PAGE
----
By Anil Patil
Health care professionals have experienced a myriad of challenges as a result of the unavailability of sufficient patient health information. It has made it difficult to draw a complete and accurate picture of a patient’s health status and hence negatively impacts the quality of care. Furthermore, it has led to a lack of coordination and continuity and transition of care and makes medication reconciliations and management difficult.
Health care professionals underutilize the EHR and health analytics tools due to the lack of comprehensive and quality health data. Due to these challenges, there is a need to digitize and exchange patient health information to facilitate care coordination and patient management at any point of care.
Health information exchange (HIE) is a new paradigm shift in health care that is being embraced by patients, providers, and health care organizations with a great deal of positivity about its advantages going forward.
HIE is not a new development in the medical field; however, there are numerous trends that health care entities should take note of. To begin with, there is a need to develop policies and procedures that facilitate requesting, storing, and sharing of information with other health care entities within the boundaries of HIPAA regulations.
Organizations should establish and maintain the enterprise data repositories that are hosted on in-house servers, in data centers, or on commercial cloud solutions. Moreover, the use of artificial intelligence and advanced analytics, including clinical support tools, will boost the benefits of HIE.
Data analysts should be trained to handle and feed the stored data into business intelligence tools and EHR systems. Patients should be encouraged to use smart devices and patient portals to access and record health data into the systems. Furthermore, it is important that IT infrastructure is developed to synchronize data from patient portals and smart devices and feed them into repositories and EHR systems. Real-time EHR integrations with laboratories and diagnostic centers enable faster access to test results.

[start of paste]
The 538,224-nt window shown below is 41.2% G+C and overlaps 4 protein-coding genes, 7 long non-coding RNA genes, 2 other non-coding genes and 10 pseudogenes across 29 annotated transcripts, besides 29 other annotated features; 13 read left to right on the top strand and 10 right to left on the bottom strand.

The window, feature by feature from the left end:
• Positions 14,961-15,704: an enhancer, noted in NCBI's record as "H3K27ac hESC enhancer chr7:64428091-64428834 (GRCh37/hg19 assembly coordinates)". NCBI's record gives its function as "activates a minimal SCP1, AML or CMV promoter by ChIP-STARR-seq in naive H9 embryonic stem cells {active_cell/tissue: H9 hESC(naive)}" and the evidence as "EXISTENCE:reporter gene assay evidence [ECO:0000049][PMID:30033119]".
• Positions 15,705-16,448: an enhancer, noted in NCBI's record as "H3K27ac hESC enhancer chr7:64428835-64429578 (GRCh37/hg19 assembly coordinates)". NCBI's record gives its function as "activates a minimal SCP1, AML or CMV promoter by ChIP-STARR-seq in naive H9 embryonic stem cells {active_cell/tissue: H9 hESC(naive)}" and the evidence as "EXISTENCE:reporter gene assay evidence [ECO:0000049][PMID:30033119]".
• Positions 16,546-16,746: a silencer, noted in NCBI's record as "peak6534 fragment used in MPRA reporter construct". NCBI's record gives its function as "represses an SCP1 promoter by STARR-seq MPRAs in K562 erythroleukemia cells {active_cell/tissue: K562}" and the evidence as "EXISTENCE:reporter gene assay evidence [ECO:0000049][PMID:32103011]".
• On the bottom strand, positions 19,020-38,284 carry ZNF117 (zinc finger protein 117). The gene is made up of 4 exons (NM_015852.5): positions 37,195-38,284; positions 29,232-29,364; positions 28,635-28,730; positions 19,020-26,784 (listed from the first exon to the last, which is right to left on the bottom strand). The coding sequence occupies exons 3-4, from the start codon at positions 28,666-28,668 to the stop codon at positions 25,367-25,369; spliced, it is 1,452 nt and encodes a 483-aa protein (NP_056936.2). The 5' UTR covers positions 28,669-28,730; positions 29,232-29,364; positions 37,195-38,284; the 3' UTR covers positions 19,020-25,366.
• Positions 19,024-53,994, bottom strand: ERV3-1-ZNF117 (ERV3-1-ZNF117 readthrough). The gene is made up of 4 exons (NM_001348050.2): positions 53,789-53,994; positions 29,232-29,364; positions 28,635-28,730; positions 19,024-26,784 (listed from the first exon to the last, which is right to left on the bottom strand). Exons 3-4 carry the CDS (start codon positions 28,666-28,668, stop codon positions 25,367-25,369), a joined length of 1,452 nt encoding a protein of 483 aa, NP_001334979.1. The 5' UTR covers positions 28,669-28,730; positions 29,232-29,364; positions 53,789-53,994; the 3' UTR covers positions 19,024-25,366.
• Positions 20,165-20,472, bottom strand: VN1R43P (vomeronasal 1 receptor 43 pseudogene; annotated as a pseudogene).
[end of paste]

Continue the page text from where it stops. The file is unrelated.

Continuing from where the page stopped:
Secure messaging and exchanging Consolidated Clinical Document Architecture files are other ways to share health information faster.
HIE comes with numerous benefits to both health care entities and patients. It makes care providers move toward the goal of value-based care. There is better reconciliation and fewer prescribing errors since the physician has access to a list of patients’ ongoing medications and medication allergies.
Predictive analytics and business intelligence tools can be better utilized if backed by data collected from the entities involved in a patient’s care. HIE facilitates modeling of a customized care plan for critically ill patients and those battling chronic illnesses. It also aids in eliminating duplicate laboratory and imaging procedures and specialty visits, which in turn saves dollars and time and helps providers make decisions faster.
As patients seek medical care from different payers and providers, health information from involved entities needs to be consolidated. HIE enables the collection and consolidation of current and past medical history, allergies, and laboratory and imaging results at any point of care.
HIE also enables physicians to evaluate trends in a patient’s health parameters and medication response, and helps make informed observations about a patient’s health. As patients visit specialized medical professionals when faced with certain conditions, with HIE, a physician can access information about visits and the specialist’s contact details in case of a need to seek any clarity. Managed care organizations can use historic claims, encounters, diagnostic test results, hospital admission, and primary care provider (PCP) information to perform better utilization management, care management, and risk stratification. Access to the family health history provides insights into hereditary diseases and the chances of developing cancers.
Portals enable patients to actively engage in their care by accessing educational health resources and communicating with physicians from their chosen devices. They can also become proactive in lifestyle changes by evaluating health trends and can contact physicians for advice before a medical condition escalates and becomes worse. In addition, portals can be used to set alerts and reminders for upcoming PCP visits and diagnostic tests.
Patients can also fill out health and behavioral risk assessments and questionnaires using the portal, the results of which can be captured and used in analytics. The portal can also be synched with wearable devices such as smart watches that record vitals such as blood pressure, pulse rate, and temperature. This will ensure up-to-date health information in the PCP’s EHR.
— Anil Patil, MD, is a physician and HIT professional experienced in developing clinical IT tools for the health care industries in the United States, Canada, and India. Patil has been involved in bridging the gap between diverse health care professionals and development and design teams to define, build, and maintain intuitive clinical IT solutions that are critical to patient care, growth, engagement, and customer retention. For more information, please contact Patil at firstname.lastname@example.org.